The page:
Protect your API program with a single Azure AD RBAC policy!

Azure API Management’s default security mechanism is built on top of subscriptions.  Whilst this is a very simple way to protect your APIs, it’s often not secure enough.  Many scenarios require the APIs to be protected with OAuth2, which is perfectly possible with Azure API management.  It is important to understand that API Management does not come with its own Identity Provider, but you can use any OAuth2 or Open ID Connect compliant IdP.  This blog post takes Azure Active Directory as an example, but the concept can be implemented with the Identity Provider of your choice.


Recently, I had a customer with the following requirements.

  • Access control is managed in the IdP, not in API Management
  • The API consumers can be users or daemons
  • The API consumers use standardized OAuth2 authentication flows
  • The API consumers can authenticate with client secret or certificate
  • For each API, read and/or write access can be granted.

The solution that I describe in this blog post, is a simple answer to these requirements.  If your scenario has similar requirements, it might be beneficial for you.


Create an App Registration for APIM

  • In Azure AD, we create an App Registration that represents our complete API Management instance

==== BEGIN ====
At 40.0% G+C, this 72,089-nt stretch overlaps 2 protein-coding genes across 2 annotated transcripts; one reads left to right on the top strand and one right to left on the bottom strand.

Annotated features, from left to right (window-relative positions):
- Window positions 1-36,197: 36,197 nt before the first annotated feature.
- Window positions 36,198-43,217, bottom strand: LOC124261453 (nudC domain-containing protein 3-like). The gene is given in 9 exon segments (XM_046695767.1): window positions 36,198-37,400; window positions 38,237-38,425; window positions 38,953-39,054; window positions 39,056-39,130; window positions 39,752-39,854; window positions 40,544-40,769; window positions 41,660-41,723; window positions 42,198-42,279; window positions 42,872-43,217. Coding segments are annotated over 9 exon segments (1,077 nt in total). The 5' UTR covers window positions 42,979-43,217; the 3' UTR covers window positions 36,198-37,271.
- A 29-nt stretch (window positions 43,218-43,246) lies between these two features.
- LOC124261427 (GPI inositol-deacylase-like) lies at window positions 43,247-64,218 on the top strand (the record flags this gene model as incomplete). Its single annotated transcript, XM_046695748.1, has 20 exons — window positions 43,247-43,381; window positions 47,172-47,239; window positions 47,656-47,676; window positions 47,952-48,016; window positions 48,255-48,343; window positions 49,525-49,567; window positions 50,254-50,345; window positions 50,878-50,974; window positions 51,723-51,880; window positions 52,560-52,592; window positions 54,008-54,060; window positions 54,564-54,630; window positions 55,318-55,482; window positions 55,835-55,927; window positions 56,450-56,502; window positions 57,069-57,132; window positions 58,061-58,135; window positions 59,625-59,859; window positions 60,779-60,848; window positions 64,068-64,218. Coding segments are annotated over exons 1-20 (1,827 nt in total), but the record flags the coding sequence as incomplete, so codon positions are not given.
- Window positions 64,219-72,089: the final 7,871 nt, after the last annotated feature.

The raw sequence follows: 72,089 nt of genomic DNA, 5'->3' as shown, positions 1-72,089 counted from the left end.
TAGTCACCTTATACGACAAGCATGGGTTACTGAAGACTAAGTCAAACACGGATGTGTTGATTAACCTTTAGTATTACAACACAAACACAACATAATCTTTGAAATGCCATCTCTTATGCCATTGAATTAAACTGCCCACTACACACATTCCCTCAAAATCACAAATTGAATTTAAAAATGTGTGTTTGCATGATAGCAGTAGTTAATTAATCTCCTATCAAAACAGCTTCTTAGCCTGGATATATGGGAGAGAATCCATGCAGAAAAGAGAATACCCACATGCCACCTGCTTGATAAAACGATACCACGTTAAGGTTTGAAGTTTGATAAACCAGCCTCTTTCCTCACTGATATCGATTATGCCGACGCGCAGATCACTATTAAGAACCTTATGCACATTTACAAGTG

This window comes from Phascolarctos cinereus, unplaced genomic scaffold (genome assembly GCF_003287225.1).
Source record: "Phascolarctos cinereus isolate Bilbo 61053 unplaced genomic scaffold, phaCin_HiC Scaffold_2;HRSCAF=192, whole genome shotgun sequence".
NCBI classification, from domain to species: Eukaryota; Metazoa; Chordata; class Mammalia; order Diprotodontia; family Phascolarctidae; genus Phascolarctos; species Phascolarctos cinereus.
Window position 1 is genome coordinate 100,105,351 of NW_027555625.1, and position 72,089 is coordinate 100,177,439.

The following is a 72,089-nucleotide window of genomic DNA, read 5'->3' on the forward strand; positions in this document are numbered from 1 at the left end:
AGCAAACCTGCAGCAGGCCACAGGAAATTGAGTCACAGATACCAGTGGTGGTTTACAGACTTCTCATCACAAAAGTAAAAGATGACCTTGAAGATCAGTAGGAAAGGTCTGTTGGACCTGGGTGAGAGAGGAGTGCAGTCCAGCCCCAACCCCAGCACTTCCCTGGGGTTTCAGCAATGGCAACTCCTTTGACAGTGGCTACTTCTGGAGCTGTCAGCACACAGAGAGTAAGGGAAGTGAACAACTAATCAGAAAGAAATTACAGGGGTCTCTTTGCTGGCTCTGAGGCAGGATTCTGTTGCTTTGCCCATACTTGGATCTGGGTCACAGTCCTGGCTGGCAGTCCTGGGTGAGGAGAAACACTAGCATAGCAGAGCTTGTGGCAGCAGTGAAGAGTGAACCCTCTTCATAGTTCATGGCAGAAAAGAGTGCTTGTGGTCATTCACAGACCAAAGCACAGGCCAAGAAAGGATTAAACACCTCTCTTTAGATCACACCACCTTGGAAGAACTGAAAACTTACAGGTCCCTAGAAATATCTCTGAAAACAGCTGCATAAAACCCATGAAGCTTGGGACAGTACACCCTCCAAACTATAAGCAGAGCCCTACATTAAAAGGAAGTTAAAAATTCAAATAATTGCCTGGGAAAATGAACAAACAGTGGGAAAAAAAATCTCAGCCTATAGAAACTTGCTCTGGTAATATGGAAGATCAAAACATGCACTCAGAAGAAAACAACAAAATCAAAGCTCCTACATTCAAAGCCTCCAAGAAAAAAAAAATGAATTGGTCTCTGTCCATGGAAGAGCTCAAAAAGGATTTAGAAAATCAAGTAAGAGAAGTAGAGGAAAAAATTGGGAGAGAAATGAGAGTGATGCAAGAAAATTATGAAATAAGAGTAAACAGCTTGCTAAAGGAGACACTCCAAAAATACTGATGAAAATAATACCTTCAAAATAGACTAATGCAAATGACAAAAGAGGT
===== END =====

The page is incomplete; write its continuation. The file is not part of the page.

• In the Manifest JSON, set the accessTokenAcceptedVersion to 2.  This ensures you are using Azure AD’s latest implementation that adheres more to the standards.

  • For each API, create two roles.  One for read and one for write access.
    • The naming convention is <api-id>.<read/write>.
    • Ensure that you allow Users/Groups and Applications.

  • The result looks like this:

  • In the Expose an API tab, change the Application ID URI to a meaningful URI.  In my case:

Create an App Registration for the API consumer

In this blog, we will assume that a daemon want to access the API.  Bear in mind that this perfectly works for users too.

  • Create an App Registration that represents the API consumer

  • In the API Permissions tab, add the permission to read from the Order API

  • Because this is an Application permission, administrator consent must be granted.

  • In the Certificates & secrets tab, create a client secret.  Copy the client id and secret for later use.


  • Request an Access Token to the Azure AD token endpoint:
    • Grant Type: Client Credentials
    • Token URL:<tenant-id>/oauth2/v2.0/token
    • Client id: copied from App Registration
    • Client secret: copied from App Registration
    • Scope:
  • When we inspect the Access Token, you can see the roles claim array.

Configure the global API Management policy

  • Configure the following policy on the global level (All APIs):
    • For GET operations, the <api-id>.read role must be present
    • For other operations, the <api-id>.write role must be present
<validate-jwt header-name="Authorization" failed-validation-httpcode="401">
   <openid-config url=<tenant-id>/v2.0/.well-known/openid-configuration />
      <claim name="roles" match="any">
         <value>@(context.Request.Method == "GET" ? $"{context.Api.Id}.read" :  $"{context.Api.Id}.write")</value>
  • From now on, API consumers that don’t have the required role, will get a 401 Unauthorized


To be honest, I am really proud of this generic solution and I’m applying it at more and more projects.

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